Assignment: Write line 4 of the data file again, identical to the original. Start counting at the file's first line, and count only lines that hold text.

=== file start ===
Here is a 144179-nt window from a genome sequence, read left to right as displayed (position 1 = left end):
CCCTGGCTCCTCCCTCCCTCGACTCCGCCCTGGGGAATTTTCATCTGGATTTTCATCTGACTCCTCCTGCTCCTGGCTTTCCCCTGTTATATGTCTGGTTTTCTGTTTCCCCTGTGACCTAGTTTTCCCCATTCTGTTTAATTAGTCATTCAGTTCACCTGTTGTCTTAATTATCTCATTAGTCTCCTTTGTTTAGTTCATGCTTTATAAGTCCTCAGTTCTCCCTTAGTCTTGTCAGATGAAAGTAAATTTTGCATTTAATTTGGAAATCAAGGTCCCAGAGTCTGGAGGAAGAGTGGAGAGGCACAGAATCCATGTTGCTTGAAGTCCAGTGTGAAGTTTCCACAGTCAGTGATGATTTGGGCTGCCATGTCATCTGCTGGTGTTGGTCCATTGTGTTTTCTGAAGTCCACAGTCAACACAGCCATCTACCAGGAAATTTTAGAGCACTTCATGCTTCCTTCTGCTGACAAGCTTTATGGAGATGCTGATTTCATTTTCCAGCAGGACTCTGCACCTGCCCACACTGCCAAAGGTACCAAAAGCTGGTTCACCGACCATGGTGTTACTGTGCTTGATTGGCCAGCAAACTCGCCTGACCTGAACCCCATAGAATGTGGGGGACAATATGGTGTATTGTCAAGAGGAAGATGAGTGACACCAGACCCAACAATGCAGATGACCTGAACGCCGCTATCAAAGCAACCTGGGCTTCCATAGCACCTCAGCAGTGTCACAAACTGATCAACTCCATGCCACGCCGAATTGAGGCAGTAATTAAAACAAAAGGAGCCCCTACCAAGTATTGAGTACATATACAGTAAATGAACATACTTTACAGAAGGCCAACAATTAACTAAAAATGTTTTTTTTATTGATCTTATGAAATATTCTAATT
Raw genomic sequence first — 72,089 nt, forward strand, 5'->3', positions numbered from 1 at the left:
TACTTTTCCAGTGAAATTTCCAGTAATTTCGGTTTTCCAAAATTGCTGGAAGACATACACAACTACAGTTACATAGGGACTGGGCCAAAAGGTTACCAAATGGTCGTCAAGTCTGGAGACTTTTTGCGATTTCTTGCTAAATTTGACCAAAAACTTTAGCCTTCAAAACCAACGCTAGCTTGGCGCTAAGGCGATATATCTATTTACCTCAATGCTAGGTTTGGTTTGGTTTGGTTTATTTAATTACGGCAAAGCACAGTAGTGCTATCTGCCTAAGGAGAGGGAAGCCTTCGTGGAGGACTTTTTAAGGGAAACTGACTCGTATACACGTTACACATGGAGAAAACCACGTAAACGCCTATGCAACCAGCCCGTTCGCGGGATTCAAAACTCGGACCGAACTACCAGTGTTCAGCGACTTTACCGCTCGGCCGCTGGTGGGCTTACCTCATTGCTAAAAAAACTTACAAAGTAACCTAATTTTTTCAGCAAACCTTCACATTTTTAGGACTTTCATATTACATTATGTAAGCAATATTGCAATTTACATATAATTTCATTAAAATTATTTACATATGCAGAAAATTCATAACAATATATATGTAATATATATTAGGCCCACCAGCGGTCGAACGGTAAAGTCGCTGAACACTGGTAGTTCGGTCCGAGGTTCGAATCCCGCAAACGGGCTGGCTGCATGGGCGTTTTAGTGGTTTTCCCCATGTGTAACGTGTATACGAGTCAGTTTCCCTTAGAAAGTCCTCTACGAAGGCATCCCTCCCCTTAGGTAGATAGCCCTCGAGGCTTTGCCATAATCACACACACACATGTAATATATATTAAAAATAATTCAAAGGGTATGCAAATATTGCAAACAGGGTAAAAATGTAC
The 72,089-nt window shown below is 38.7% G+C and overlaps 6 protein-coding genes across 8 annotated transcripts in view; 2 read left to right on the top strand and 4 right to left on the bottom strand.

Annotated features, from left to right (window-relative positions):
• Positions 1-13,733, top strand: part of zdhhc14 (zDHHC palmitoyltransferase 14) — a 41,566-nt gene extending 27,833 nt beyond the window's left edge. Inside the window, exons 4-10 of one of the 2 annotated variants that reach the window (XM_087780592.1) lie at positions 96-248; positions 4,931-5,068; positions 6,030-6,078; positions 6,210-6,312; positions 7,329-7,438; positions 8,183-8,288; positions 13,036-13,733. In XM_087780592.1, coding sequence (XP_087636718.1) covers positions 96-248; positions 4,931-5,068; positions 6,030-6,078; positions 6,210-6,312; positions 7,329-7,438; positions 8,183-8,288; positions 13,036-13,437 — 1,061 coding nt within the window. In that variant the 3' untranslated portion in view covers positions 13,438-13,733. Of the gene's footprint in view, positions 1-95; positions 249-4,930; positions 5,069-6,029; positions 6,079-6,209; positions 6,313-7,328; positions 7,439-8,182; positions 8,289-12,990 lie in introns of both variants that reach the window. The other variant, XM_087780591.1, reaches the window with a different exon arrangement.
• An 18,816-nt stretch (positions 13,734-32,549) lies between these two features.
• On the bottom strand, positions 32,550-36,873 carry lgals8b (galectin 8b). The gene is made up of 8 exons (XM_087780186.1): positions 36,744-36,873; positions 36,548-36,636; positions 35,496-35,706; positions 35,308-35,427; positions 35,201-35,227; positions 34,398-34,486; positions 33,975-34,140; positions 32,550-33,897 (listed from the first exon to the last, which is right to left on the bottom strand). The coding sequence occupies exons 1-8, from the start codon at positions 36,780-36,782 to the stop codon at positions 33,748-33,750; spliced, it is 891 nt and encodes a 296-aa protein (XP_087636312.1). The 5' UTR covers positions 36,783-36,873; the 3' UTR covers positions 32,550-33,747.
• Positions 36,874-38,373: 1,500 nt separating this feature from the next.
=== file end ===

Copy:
TACTTTTCCAGTGAAATTTCCAGTAATTTCGGTTTTCCAAAATTGCTGGAAGACATACACAACTACAGTTACATAGGGACTGGGCCAAAAGGTTACCAAATGGTCGTCAAGTCTGGAGACTTTTTGCGATTTCTTGCTAAATTTGACCAAAAACTTTAGCCTTCAAAACCAACGCTAGCTTGGCGCTAAGGCGATATATCTATTTACCTCAATGCTAGGTTTGGTTTGGTTTGGTTTATTTAATTACGGCAAAGCACAGTAGTGCTATCTGCCTAAGGAGAGGGAAGCCTTCGTGGAGGACTTTTTAAGGGAAACTGACTCGTATACACGTTACACATGGAGAAAACCACGTAAACGCCTATGCAACCAGCCCGTTCGCGGGATTCAAAACTCGGACCGAACTACCAGTGTTCAGCGACTTTACCGCTCGGCCGCTGGTGGGCTTACCTCATTGCTAAAAAAACTTACAAAGTAACCTAATTTTTTCAGCAAACCTTCACATTTTTAGGACTTTCATATTACATTATGTAAGCAATATTGCAATTTACATATAATTTCATTAAAATTATTTACATATGCAGAAAATTCATAACAATATATATGTAATATATATTAGGCCCACCAGCGGTCGAACGGTAAAGTCGCTGAACACTGGTAGTTCGGTCCGAGGTTCGAATCCCGCAAACGGGCTGGCTGCATGGGCGTTTTAGTGGTTTTCCCCATGTGTAACGTGTATACGAGTCAGTTTCCCTTAGAAAGTCCTCTACGAAGGCATCCCTCCCCTTAGGTAGATAGCCCTCGAGGCTTTGCCATAATCACACACACACATGTAATATATATTAAAAATAATTCAAAGGGTATGCAAATATTGCAAACAGGGTAAAAATGTAC